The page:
The Courier Mail
Published: January 10, 2011
RACHEL McAdams lets out a laugh while trying to explain why no Australian leading men were cast in her new comedy, Morning Glory.
The 32-year-old Canadian-born actor has made a habit of working with Australian male A-Listers the past year or so, whether it was playing opposite Russell Crowe in the crime drama State of Play or in the romantic fantasy The Time Traveller’s Wife with Eric Bana.
You would think, considering McAdams’ apparent desire to work with Australian men, Hugh Jackman was a sure bet to star in Morning Glory.
“Yes,” says McAdams, feigning disappointment. “Hugh wasn’t available. He turned me down.”
Plenty of hunky American leading men were available to share screen time with McAdams in Morning Glory, with Harrison Ford, Patrick Wilson and Jeff Goldblum part of the cast, which includes Oscar-winner Diane Keaton.
The film is set in the world of American television news, with McAdams playing Becky Fuller, a studious, hard-working producer on a morning program in New Jersey.
The job is Fuller’s life.
“She loves news, loves everything about news and always has,” McAdams explains. “She works on this little, tiny news show in New Jersey and she thinks she is being promoted one day and she has actually been fired and is devastated.”
Suddenly unemployed, Fuller throws herself into the dire, recession-hit job market and has no nibbles until she meets Jerry Barnes (Goldblum), the head of TV network IBS, which airs the low-rating national morning news show Daybreak, shot each weekday morning in Manhattan.
Barnes hires Fuller to run the show and expects her to resign within days.
“The show is in the toilet,” McAdams says. “Becky has to resurrect it with her bare hands. She’s very ambitious, tries to be positive, naively positive, and dig it out of the toilet.”
In an attempt to bring credibility to Daybreak, Fuller comes up with a clever way to force IBS’s highly respected newsman, Mike Pomeroy (Ford), to move to morning television and anchor the show with Daybreak’s longtime co-host, Colleen Peck (Keaton).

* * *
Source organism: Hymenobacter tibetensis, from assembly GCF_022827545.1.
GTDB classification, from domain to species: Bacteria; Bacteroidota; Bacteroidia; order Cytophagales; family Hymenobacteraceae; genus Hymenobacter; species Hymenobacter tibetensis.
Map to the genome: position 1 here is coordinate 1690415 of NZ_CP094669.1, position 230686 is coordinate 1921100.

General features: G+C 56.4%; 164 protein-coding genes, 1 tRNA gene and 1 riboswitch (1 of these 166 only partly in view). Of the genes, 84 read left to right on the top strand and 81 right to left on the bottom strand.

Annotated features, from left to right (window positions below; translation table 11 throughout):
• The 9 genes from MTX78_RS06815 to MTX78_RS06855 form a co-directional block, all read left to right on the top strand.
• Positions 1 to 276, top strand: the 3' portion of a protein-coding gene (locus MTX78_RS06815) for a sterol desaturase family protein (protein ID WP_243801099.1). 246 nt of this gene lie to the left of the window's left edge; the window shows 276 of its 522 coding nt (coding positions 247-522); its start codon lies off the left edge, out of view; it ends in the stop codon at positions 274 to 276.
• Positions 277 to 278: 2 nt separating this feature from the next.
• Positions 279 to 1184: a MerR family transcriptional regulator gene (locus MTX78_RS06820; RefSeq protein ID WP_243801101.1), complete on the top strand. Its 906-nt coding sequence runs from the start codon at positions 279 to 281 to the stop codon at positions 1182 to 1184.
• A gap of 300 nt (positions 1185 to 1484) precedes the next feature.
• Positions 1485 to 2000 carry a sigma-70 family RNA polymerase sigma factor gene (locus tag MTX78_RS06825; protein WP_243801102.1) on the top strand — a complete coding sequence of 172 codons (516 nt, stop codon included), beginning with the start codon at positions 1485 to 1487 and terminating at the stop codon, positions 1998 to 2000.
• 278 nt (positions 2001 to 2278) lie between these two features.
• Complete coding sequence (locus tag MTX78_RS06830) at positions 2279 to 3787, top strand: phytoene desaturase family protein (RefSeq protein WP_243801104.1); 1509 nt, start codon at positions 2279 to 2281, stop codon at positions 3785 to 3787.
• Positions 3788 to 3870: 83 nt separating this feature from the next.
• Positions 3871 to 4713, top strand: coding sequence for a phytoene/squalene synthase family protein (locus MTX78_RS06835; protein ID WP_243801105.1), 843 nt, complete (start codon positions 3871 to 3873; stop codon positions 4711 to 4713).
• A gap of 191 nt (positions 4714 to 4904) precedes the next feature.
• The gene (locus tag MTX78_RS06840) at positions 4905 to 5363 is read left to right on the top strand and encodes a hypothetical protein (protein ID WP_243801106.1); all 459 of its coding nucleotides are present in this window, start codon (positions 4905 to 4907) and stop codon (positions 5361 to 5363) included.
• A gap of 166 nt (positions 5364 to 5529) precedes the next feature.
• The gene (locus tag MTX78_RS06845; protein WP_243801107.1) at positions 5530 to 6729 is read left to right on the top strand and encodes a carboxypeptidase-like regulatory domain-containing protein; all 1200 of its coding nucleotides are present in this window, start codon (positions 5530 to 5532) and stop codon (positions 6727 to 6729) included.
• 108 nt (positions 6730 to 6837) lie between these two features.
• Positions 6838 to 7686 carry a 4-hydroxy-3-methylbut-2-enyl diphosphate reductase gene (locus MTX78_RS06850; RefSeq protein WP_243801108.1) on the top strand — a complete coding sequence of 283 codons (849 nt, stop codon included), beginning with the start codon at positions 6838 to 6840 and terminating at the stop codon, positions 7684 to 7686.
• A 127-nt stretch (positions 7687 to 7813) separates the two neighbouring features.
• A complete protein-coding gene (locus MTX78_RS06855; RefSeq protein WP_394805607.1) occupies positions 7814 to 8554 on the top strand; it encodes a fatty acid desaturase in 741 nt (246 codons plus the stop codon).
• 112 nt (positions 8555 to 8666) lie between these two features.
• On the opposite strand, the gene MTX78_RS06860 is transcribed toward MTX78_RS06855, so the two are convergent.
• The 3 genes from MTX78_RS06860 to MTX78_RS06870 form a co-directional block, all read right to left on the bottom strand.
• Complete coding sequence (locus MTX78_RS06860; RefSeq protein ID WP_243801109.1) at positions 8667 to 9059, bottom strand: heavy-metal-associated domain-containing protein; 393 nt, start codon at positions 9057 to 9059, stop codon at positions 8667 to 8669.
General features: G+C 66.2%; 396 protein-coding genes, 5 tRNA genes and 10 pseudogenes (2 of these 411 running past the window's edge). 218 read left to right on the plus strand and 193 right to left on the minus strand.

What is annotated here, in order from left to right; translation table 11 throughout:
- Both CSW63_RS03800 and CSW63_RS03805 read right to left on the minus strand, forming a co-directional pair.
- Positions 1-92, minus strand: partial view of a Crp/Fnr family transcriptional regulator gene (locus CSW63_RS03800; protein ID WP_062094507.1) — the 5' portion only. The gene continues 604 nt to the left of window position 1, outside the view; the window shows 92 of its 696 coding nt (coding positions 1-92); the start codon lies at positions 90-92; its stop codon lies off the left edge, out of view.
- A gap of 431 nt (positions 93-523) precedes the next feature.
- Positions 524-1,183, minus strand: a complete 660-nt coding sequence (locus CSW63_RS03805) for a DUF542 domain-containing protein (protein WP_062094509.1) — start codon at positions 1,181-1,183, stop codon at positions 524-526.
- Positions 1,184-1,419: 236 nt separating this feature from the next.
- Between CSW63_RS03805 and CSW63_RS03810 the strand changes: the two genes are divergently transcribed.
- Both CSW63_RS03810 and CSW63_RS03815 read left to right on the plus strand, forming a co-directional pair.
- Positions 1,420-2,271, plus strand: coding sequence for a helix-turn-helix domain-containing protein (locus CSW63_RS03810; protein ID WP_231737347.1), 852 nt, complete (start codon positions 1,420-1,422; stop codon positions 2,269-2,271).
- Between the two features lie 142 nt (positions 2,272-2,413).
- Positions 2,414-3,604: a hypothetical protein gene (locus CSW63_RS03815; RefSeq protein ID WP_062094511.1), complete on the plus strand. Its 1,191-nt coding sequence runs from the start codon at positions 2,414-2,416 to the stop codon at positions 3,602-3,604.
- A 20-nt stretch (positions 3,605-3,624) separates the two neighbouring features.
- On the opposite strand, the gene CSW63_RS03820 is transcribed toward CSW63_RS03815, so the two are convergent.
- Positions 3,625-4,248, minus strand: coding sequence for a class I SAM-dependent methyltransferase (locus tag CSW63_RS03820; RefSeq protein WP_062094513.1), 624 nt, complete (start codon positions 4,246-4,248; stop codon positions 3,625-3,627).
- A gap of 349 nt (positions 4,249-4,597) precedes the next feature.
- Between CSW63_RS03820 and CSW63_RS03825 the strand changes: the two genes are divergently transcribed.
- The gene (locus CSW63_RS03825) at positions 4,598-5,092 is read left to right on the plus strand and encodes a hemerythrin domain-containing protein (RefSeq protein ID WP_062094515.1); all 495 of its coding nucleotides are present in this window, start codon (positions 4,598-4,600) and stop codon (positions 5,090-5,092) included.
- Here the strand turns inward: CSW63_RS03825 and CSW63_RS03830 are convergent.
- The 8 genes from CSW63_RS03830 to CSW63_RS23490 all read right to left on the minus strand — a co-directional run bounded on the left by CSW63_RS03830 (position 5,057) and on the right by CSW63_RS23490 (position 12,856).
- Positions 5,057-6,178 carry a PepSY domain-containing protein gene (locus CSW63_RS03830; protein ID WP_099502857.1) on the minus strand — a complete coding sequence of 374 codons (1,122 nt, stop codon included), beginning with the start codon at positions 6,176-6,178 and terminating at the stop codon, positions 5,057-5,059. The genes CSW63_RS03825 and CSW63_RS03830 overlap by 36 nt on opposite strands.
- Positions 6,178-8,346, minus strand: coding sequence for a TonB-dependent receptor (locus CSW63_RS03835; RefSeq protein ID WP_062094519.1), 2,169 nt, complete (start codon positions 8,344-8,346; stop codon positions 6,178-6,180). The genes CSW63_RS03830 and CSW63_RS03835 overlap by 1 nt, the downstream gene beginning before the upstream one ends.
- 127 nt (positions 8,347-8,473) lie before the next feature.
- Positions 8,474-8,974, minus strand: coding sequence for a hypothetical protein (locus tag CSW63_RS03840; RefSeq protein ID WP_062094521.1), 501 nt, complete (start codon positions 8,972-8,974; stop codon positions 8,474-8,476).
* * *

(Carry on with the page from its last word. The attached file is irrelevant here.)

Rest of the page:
It’s a job that Pomeroy, who has spent his life chasing hard news, believes is below him.
“He spent his life doing hard news and his contract at IBS has not yet run out,” says Ford, explaining his character’s dilemma. He’s enjoying his $6 million salary, but if he turns down the job he will lose his pay cheque.
“It’s his personal greed that compels him to go back and do Daybreak,” he says.
Ford, who turns 69 next year, has no plans to retire from acting.
“There’s money involved,” Ford jokes when asked what motivates him to keep making films. When it’s mentioned that in almost 50 years in the industry, Ford’s films – which include some of the biggest blockbuster franchises of all-time such as Star Wars and Indiana Jones – have made more than $US6 billion at the box office and he likely has more than enough money to retire comfortably, he smiles and finally comes clean.
“No, I love the work,” admits Ford, who this year also will be seen alongside Daniel Craig and Sam Rockwell in the action sci-fi Cowboys & Aliens.
“I love to get on the set and play. I like making movies.”
Ford also enjoyed his time working with McAdams. He glows with affection when her name is raised.
“She’s more than gorgeous,” Ford says. “She’s really good at what she does and she’s a pleasure to work with.
“She has a rare capacity to keep all the comedy balls in the air and maintain an emotional vulnerability at the same time.”
Ontario-born McAdams has emerged as one of Hollywood’s favourite leading women, with roles opposite her former boyfriend Ryan Gosling in The Notebook, opposite Sarah Jessica Parker in The Family Stone, Pierce Brosnan in Married Life, Robert Downey Jr in Sherlock Holmes and the aforementioned Aussie duo, Crowe and Bana.